Weakness: Sheldon Richardson. Being physical was a big, big problem against the SEC powerhouses, but overall the line held up relatively well thanks to Richardson, who set the tone by finishing tied for second on the team with 75 tackles with four sacks and 10.5 tackles for loss. The big concern was his hot-and-cold motor, but in a salary drive he stepped up his game. He’ll be missed.
Outlook: The Tigers have athletes and talents at all four spots, but do they have the killers on the inside to hold up against the power running teams? Everyone will get behind the line, and Ealy and Sam are burgeoning pass rushing stars, but this group will be judged by what it does in the bigger games against the better teams.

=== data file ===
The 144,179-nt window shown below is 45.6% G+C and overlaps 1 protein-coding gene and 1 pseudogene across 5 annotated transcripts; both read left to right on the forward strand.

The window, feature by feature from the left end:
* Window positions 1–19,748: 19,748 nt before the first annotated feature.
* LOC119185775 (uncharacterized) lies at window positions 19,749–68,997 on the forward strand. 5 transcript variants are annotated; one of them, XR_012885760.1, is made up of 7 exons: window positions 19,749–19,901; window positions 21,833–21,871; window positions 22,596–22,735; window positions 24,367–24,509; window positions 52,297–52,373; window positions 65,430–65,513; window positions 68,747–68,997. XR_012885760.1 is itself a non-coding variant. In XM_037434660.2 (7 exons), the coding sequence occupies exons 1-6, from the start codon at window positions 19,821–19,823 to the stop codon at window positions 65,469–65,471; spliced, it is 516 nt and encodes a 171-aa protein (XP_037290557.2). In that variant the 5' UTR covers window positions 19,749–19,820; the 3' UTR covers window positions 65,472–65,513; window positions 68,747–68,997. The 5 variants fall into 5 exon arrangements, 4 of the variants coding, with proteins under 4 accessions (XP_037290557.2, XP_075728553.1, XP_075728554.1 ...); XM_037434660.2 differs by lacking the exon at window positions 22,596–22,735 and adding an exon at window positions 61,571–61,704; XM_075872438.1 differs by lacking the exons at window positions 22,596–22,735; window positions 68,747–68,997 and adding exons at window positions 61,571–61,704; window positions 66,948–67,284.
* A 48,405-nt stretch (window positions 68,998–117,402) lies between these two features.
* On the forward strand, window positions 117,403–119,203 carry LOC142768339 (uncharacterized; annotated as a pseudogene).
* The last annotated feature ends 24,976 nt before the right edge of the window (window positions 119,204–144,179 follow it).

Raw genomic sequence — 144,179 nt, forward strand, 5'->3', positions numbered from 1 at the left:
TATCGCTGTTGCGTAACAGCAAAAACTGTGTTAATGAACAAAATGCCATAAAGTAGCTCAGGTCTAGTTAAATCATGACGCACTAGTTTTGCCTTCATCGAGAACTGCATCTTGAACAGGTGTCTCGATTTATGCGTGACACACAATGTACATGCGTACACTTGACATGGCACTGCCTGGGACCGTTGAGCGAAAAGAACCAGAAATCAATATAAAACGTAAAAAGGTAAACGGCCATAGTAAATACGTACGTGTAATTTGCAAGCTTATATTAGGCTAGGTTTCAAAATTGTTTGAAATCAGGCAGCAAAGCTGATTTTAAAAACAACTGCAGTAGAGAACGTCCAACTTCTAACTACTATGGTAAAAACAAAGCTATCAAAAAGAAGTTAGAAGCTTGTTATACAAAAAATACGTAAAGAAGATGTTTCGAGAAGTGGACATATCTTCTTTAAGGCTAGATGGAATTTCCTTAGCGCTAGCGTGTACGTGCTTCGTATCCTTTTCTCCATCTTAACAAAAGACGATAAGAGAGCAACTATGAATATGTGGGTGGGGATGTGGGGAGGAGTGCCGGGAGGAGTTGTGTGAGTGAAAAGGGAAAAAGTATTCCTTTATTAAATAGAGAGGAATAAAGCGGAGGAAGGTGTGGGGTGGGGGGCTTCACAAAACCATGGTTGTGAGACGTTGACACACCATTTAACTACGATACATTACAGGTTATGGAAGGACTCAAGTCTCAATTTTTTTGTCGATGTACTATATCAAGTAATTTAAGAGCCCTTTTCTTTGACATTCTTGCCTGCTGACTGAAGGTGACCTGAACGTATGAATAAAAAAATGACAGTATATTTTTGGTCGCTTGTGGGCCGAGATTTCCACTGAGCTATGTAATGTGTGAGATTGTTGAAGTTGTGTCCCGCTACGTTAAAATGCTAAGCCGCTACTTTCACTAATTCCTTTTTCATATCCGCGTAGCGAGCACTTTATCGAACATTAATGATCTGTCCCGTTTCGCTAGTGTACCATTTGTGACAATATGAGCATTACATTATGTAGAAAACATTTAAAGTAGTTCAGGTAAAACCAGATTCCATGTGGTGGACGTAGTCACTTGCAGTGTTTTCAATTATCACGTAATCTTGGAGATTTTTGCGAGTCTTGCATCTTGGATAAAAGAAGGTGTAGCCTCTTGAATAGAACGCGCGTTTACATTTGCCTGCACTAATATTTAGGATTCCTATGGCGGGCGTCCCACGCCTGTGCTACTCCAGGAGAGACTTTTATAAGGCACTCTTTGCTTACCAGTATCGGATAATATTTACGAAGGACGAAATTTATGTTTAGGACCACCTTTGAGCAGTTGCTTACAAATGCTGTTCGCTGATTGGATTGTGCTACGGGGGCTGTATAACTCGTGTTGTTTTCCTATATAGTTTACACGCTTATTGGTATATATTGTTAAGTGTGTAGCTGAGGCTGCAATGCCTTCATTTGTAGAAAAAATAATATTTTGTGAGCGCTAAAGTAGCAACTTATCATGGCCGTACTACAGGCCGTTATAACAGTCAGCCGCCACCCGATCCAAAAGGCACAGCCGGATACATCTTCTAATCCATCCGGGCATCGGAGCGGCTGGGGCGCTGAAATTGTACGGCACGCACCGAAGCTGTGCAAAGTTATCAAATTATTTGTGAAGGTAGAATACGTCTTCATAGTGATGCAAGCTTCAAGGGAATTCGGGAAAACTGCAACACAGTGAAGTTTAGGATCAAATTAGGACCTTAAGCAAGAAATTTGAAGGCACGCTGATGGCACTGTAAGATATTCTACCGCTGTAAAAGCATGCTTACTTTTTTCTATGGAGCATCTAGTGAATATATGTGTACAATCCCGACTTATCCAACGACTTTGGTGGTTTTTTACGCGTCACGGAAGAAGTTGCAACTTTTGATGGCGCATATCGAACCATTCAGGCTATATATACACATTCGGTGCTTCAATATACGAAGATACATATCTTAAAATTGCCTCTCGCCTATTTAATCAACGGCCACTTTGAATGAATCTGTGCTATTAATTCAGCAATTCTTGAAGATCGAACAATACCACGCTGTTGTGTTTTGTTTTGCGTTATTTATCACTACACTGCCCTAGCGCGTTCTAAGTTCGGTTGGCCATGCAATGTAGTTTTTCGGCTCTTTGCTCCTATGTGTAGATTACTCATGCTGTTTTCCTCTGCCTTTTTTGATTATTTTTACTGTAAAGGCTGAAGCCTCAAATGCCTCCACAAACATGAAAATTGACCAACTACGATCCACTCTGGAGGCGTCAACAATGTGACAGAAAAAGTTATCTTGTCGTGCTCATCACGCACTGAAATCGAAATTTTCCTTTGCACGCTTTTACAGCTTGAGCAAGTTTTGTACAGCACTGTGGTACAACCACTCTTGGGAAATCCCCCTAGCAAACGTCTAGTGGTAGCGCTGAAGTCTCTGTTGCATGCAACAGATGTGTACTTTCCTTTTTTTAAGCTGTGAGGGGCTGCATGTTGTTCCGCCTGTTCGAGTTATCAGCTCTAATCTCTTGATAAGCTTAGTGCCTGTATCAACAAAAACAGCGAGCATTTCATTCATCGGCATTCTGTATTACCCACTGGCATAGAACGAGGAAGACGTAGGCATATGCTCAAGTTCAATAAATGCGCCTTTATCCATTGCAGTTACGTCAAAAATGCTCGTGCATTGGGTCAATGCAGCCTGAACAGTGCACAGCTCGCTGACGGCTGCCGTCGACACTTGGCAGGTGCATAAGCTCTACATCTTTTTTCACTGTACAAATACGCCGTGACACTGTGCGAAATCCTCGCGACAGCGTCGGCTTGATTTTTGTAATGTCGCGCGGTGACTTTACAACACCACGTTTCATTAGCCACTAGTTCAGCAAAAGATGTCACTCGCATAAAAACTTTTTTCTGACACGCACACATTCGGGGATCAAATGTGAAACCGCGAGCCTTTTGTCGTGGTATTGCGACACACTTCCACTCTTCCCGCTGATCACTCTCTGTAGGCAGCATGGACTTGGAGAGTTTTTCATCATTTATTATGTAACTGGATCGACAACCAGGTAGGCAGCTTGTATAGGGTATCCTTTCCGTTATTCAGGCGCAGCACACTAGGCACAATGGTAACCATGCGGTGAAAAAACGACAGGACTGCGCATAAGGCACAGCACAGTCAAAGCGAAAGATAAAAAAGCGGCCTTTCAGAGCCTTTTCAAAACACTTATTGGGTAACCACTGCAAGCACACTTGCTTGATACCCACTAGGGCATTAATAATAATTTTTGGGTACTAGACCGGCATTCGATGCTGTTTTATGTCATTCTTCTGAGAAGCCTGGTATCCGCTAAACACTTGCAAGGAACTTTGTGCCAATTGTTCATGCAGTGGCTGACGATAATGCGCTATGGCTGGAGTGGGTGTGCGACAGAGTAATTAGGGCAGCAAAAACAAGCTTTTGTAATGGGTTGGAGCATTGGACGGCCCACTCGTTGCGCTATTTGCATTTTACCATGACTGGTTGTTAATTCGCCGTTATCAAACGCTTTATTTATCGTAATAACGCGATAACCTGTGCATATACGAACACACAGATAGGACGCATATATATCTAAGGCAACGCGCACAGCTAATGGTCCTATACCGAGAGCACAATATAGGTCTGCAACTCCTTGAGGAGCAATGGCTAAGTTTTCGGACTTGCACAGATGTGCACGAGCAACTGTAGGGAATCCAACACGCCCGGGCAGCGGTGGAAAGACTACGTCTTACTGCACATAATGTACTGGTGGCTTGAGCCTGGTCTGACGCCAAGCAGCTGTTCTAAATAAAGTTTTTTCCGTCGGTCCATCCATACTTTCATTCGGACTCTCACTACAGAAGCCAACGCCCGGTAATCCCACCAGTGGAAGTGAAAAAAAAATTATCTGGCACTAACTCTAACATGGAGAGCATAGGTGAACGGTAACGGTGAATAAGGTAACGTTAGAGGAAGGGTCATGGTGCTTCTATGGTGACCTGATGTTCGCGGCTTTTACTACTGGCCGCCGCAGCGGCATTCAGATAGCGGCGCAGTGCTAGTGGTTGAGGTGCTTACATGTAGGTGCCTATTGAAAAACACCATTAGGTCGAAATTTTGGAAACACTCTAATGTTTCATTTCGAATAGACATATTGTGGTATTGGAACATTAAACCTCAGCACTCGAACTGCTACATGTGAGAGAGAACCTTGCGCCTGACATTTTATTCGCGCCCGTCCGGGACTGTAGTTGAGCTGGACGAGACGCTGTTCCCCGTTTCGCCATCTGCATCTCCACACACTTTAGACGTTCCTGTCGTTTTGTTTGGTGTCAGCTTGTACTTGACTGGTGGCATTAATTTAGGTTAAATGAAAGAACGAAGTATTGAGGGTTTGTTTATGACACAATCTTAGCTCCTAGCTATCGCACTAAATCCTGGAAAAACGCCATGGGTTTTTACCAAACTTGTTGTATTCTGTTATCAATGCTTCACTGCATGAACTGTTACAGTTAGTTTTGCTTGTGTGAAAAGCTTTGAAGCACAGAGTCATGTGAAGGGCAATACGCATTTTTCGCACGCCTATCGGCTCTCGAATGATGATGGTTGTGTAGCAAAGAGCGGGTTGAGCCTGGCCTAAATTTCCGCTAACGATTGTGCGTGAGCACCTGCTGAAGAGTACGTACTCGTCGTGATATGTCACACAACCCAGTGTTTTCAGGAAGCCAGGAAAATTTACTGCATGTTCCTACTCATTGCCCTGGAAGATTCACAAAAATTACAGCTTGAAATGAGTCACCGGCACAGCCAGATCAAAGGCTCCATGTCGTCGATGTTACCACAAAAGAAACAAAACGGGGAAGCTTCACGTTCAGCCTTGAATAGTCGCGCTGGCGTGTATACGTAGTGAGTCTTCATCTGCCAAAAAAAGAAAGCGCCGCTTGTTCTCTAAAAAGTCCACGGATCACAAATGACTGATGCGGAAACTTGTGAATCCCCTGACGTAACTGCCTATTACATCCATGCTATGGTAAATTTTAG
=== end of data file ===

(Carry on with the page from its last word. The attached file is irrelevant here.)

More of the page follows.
Unit Rating: 7.5

Linebackers

The linebacking corps needs some reworking, but it gets back its main man, leading tackler Andrew Wilson, a 6-3, 235-pound senior who led the team with 98 tackles two years ago and followed it up with a team-leading 79 stops with 2.5 tackles for loss and four force fumbles. A huge hitter with decent range, he can play either outside spot, but he’ll work in the middle where he’ll be the anchor for the front seven. A great tackler who’s always around the ball, he’s great at making the key stop and holds up well against the power teams.